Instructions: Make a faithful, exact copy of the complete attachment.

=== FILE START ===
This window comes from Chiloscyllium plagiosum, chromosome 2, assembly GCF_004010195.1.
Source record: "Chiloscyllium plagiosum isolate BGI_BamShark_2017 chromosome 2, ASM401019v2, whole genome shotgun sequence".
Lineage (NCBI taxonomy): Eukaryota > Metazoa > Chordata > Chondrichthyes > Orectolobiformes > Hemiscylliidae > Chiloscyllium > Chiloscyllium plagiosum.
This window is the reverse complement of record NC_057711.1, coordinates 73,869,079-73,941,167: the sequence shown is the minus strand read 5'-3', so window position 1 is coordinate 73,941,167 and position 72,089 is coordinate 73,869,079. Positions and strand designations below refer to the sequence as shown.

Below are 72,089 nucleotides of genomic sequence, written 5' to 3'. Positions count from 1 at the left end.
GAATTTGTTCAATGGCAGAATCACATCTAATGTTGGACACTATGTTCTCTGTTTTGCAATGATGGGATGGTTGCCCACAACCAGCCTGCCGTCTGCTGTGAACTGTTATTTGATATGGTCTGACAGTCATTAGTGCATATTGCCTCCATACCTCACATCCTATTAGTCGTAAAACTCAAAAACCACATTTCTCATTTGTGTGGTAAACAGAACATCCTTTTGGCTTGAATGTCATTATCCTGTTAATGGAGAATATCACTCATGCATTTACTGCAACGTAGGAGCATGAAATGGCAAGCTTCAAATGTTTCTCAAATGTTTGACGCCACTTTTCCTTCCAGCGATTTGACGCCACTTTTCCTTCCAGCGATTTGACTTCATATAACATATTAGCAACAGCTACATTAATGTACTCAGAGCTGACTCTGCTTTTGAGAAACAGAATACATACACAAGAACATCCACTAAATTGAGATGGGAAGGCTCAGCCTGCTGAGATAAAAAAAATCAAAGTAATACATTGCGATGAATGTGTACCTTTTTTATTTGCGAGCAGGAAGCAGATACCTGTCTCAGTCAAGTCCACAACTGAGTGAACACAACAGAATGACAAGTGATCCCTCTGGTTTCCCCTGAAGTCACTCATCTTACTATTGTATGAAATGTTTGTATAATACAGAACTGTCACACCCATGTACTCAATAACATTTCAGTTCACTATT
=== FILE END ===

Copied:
This window comes from Chiloscyllium plagiosum, chromosome 2, assembly GCF_004010195.1.
Source record: "Chiloscyllium plagiosum isolate BGI_BamShark_2017 chromosome 2, ASM401019v2, whole genome shotgun sequence".
Lineage (NCBI taxonomy): Eukaryota > Metazoa > Chordata > Chondrichthyes > Orectolobiformes > Hemiscylliidae > Chiloscyllium > Chiloscyllium plagiosum.
This window is the reverse complement of record NC_057711.1, coordinates 73,869,079-73,941,167: the sequence shown is the minus strand read 5'-3', so window position 1 is coordinate 73,941,167 and position 72,089 is coordinate 73,869,079. Positions and strand designations below refer to the sequence as shown.

Below are 72,089 nucleotides of genomic sequence, written 5' to 3'. Positions count from 1 at the left end.
GAATTTGTTCAATGGCAGAATCACATCTAATGTTGGACACTATGTTCTCTGTTTTGCAATGATGGGATGGTTGCCCACAACCAGCCTGCCGTCTGCTGTGAACTGTTATTTGATATGGTCTGACAGTCATTAGTGCATATTGCCTCCATACCTCACATCCTATTAGTCGTAAAACTCAAAAACCACATTTCTCATTTGTGTGGTAAACAGAACATCCTTTTGGCTTGAATGTCATTATCCTGTTAATGGAGAATATCACTCATGCATTTACTGCAACGTAGGAGCATGAAATGGCAAGCTTCAAATGTTTCTCAAATGTTTGACGCCACTTTTCCTTCCAGCGATTTGACGCCACTTTTCCTTCCAGCGATTTGACTTCATATAACATATTAGCAACAGCTACATTAATGTACTCAGAGCTGACTCTGCTTTTGAGAAACAGAATACATACACAAGAACATCCACTAAATTGAGATGGGAAGGCTCAGCCTGCTGAGATAAAAAAAATCAAAGTAATACATTGCGATGAATGTGTACCTTTTTTATTTGCGAGCAGGAAGCAGATACCTGTCTCAGTCAAGTCCACAACTGAGTGAACACAACAGAATGACAAGTGATCCCTCTGGTTTCCCCTGAAGTCACTCATCTTACTATTGTATGAAATGTTTGTATAATACAGAACTGTCACACCCATGTACTCAATAACATTTCAGTTCACTATT